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  • Writer's pictureDavid H. Kinder, RFC®, ChFC®, CLU®

How to Choose a Financial Advisor

This is a question that I've had in the back of my head for quite some time... and I finally came up with the right answers to this elusive question: "How to choose a financial advisor."

I've been in this industry for nearly twenty years now and I've met all kinds of great advisors from varying business models, markets, specializations, designations, association memberships, and more. I also know that there are literal criminals out there (Madoff?) who will prey upon those who fall for their pitch.

For the purpose of this article, I am using the term advisor interchangeably, regardless of licensing. Technically, the term 'financial advisor' is not a regulated term, but many firms self-regulate it to mean those who hold a given investment license. But for this article, I will use 'advisor' generically.

Let me start with the things that don't matter:

  • Licensing: Wait - here me out. What I mean is that the advisor you are working with should be licensed to deliver on what they do. Licensing is a function of a mode of business, not a test of competence, skill, knowledge, or ethics.

    • By the way, being licensed in multiple states isn't a factor either, regardless of insurance, securities, or both. Again, it's simply a mode of business, not an endorsement or test of the validity of the advisor.

  • Compensation and "Fiduciary Duty": Whether an advisor is compensated by charging the client fees or earning commissions, is truly immaterial to the right advisor. Compensation is a factor, but it's a side factor compared to how to help you achieve your financial objectives. I say this very deliberately. Why? Because there is a great marketing message out there that those with a Series 65 (or 7/66) have a "higher fiduciary standard" because of the Investment Advisers Act of 1940 and that they "have our client's best interests at heart" because "we do better when you do better."

Quite frankly, I could earn more by being a "fiduciary" over the long-term than doing what I do. However, I love the impact of the work I do. And I get paid quite handsomely for doing it as well. And yes, I can prove it and compare it to a 'traditional' method of wealth management and not only will I earn very well, but the client will be better off in many ways.

Other things that don't matter:

  • Testimonials: Unless the testimonial comes from someone you personally know (especially if you are introduced to the advisor), it's just marketing. Testimonials are hard or even impossible to verify. They're just nice words. Unless I can verify them, and it's strange for me to say this, but the harder the advisor is trying to win me over... the less I am to trust the words on their site.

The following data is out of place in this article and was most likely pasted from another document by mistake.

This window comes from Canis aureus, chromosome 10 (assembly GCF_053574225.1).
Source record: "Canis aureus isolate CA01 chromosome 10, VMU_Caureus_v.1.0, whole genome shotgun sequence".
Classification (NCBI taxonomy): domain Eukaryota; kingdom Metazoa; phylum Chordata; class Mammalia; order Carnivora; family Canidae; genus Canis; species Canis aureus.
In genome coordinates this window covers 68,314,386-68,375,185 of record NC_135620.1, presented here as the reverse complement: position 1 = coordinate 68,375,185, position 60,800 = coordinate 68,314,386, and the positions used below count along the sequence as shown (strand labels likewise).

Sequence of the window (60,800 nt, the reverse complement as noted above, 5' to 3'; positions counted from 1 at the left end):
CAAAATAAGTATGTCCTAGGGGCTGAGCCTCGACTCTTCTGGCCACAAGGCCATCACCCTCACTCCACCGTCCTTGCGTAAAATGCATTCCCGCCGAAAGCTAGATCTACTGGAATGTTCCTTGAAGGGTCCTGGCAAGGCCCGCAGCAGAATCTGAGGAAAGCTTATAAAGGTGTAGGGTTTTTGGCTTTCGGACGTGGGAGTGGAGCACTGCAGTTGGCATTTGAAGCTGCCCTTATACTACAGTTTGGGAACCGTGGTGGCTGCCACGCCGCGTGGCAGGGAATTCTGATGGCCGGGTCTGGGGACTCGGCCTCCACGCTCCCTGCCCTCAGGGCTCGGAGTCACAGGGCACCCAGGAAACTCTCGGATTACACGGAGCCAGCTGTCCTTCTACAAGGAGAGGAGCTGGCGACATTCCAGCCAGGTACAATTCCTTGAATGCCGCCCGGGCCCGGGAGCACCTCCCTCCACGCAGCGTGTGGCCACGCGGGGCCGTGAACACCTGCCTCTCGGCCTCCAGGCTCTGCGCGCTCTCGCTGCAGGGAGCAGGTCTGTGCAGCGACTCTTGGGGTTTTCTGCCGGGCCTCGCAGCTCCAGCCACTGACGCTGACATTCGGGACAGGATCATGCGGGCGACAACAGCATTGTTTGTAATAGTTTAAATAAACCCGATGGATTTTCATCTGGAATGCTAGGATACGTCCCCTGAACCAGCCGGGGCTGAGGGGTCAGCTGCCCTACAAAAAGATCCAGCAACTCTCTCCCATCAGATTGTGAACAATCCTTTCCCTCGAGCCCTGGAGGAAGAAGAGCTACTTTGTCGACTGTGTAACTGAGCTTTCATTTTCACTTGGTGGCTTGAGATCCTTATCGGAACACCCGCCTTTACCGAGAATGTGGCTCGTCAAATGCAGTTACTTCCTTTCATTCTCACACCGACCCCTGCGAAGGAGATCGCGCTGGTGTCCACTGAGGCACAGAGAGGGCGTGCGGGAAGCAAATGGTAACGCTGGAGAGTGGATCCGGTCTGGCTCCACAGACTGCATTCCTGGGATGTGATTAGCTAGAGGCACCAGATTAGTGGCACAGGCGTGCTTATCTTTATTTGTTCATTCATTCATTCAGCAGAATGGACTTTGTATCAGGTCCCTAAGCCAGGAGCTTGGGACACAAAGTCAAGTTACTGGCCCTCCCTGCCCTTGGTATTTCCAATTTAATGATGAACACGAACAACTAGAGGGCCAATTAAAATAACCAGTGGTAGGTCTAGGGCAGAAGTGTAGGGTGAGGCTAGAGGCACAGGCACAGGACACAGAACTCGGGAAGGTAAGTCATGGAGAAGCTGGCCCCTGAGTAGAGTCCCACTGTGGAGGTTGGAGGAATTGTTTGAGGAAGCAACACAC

• Three major exceptions: LinkedIn, handwritten notes, and video testimonials. If you look up your advisor on LinkedIn and see testimonials or recommendations posted there, that's awesome. That's because they are from verified LinkedIn profiles putting their own linked profile to those words. However, not every advisor can do this, and that's largely dependent upon their business model and the compliance requirements for those with that business model. Handwritten notes are just classy and especially if they are on a company's letterhead, they are a great way to show appreciation and a testament to their advisor. They are great to use in having a conversation on who else needs to hear about the work I do. Video testimonials, when their full name is used, can be great too. I have one from an author, economist, and PBS presenter Tom Hegna. It's priceless and valueable to me. I don't know if he's ever done that for anyone else either. I didn't ask him nor did I compensate him for it. I'd love to get more!

  • Designations: Generally speaking, those who hold designations have a higher education and skill level than those who do not. This was why I pursued the designations I hold. However, I have met and know some exceptional advisors who have no designations at all. So designations is not the ultimate test, but it is nice to have as a reassurance that the advisor you're working with has invested in their career and in their ability to serve their clients.

  • Industry Association Memberships: I am a member of two industry associations, The International Association of Registered Financial Consultants (IARFC) and the National Association of Insurance and Financial Advisors (NAIFA). I am a member in order to accelerate my knowledge, network with other professionals, and other professional purposes. While all good associations have a Code of Ethics that all members pledge to follow, it's still largely immaterial to the actual advisor and client relationship.

So... what DOES matter?

I believe there are just two factors that matter above all else, and of these two, one is far more important than the other:

Factor #1: Are they doing this FOR you... or TO you?